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The Malpais Nature Trail is a spectacular short hike through a lava flow dating back just 5,000 years.
The BLM states that "the lava flow is considered to be one of the youngest lava flows in the continental United States," and though the blackened landscape seems barren, "there are many varieties of flowers, cactus, trees and bushes typical of the Chihuahuan desert." Though short and almost-entirely flat, this will quickly become your new favorite hike in New Mexico. Wildlife sightings can range from sheep and mule deer - to great horned owls and golden eagles, the BLM notes.
They also consider the Valley of Fires a "birdwatcher's paradise" thanks to its relative proximity to the Rio Grande River to the west.
Snakes are also common, so watch where you step and be mindful of warning signs throughout the campground. The Malpais Nature Trail begins at the main group pavilion in the center of the campground.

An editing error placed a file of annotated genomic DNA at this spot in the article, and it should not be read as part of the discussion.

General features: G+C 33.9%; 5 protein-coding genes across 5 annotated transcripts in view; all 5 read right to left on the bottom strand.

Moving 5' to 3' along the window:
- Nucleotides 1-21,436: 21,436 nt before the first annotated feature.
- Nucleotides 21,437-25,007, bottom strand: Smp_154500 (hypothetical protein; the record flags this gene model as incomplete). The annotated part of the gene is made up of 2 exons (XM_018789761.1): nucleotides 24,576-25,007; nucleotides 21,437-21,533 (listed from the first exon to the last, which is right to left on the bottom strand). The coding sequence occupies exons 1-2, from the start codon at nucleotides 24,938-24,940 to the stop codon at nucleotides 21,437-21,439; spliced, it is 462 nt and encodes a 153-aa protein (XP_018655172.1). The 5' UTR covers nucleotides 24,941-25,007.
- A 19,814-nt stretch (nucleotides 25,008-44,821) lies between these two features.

It starts with a series of gradual switchbacks, and a free brochure is available to accompany your hike.
Several interactive waysides along the trail also highlight the geology and wildlife that reside in the massive blackened valley. Valley of Fires is managed by the BLM and there are 19 campsites, with hookups available at 14.
Many of the sites rest along a bluff, where you can enjoy commanding views of the lava flow from the comfort of your campsite.
Tent camping starts as low as $7 per/night and showers are available within walking distance of every site.
Charcoal grills and potable water are also available and a self-serve pay station is available if you come after hours. If you do plan on spending the night, which comes highly recommended, consider sites furthest from the main road for your best chance of peace and quiet.
In the early mornings, large trucks driving along the highway can sometimes be heard from the first few campsites. [BLM](https://www.blm.gov/visit/valley-of-fires)